JWH: With Mork, well, he (Thomas Eriksen) doesn’t live in Bergen, so we couldn’t meet up that much, but he told me what mood he wanted it, then I made the sketch and when he was ok with that, I continued. He wanted me to have the same feeling as the old pencil drawings. I don’t use that style much anymore when I draw, so I had to rewind my head thirty years. It was actually pretty hard to go back into how I was drawing at that time, you know? But it came out pretty ok. I’ve also done another cover in the old pencil style that is coming out later, but I can’t speak anything more about it.
R!: – Which of your artworks is the most meaningful to you personally and why?
JWH: Editor’s Note: she thinks for some seconds. I don’t know. My most ambivalent feelings are towards the first Burzum album, because of course everything happened and Øystein (Aarseth AKA Euronymous) was killed and I spent many years hating the guy (Varg), but still that’s the one that has become the most iconic of all the different ones. But I’m very happy with the Mork album actually. I really like that because that’s very much my style of drawing. For the last Immortal album, I did so many sketches and me and Harald (Demonaz) were sitting for hours, discussing and sketching everything. But I had more freedom with the Mork album, so it’s nice.
R!: – So with Immortal was more like a team work in a way.
R!: – You were there, so I have to ask you, what are your fondest memories of the early days of Black Metal?
JWH: We had a lot of fun exploring caves, doing the role-playing and everything. Travelling, living in each other’s parents’ houses when we went to Haugesund to see Phobia who became Enslaved and Embryonic who became Emperor. Staying at (Enslaved vocalist) Grutle’s mom’s place. All these little memories are really nice, but one thing I really appreciated and it will be special in August at Beyond the Gates is Emperor performing “Anthems to the Welkin at Dusk” at Grieghallen because the whole band lived at my house where they were recording in Grieghallen and every night when they came home, they were sitting in the living room just listening to what they recorded that day, so it was the closest I ever become to building up an album, to listen to it from scratch. That was really special and I love the album too. Emperor is awesome!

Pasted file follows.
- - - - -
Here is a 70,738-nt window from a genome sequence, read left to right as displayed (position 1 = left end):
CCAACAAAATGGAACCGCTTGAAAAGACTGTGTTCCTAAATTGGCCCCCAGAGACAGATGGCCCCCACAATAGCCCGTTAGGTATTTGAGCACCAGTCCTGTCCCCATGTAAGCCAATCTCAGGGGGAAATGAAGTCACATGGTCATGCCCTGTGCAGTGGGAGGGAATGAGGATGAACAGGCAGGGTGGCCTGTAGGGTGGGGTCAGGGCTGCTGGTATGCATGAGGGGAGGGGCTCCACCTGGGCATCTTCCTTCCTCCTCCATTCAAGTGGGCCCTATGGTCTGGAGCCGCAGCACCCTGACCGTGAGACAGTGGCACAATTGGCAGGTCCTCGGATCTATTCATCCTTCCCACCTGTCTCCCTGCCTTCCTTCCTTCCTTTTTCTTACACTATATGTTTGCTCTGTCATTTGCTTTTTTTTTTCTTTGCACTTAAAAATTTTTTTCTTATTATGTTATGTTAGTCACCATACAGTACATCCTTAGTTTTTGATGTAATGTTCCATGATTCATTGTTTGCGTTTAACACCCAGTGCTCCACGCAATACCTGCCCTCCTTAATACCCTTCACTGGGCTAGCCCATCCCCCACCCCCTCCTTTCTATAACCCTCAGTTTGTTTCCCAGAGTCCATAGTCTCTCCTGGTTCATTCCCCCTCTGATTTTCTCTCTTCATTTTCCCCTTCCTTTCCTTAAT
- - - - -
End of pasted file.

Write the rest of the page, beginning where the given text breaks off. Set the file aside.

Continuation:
R!: – Yes, it’s a classic album nowadays! But tell me, what’s in your opinion the most important thing you need to become a good tattoo artist?
JWH: I think that you’re never good enough. I think you can always do better, but you have to know your limits too. Don’t come to me for a colorful old school ship because I would suck at it (laughs), but there are some tattooers who… if there’s something that you know you’re not good at, rather say no to doing it and show them where to go to get the best tattoo than just headstrong and go “I’ll just fix this”, you know? I think that’s the most important thing, and that you never stop learning.
R!: – Talking about Inferno, do you remember how many times have you been here?
JWH: Just once before.
R!: – Just once before!?
JWH: Yes, last one (laughs)
R!: – Wow, I thought you were coming here every year!
JWH: I know (laughs). I’ve missed Dissection and a lot of bands that I should have seen. But I’ve been to almost every Beyond the Gates.
R!: – What do you think is special about this festival?
JWH: I really like the Norwegian festivals. Inferno too. Because there’s people coming from everywhere to join, but it’s small sized, it’s not like Hellfest or Wacken. It’s intimate in a completely different manner. With Inferno, specially when you walk around and you go for dinner outside the venue, there are patches and cool t-shirts everywhere, you know? Metal people. It’s like a community thing. So for Black Metal, we’re very hippie I think (laughs)
R!: – Have you seen any bands at the festival?
JWH: Almost none. I’ve seen maybe one song here and there. I saw “Freezing Moon” yesterday. I always have to if I’m close to them playing it. Now I’m aiming for Whoredom Rife and I’m gonna see the whole thing actually. I want to see them and also Kreator.
R!: – Thanks a lot for the interview!
JHW: Thank you!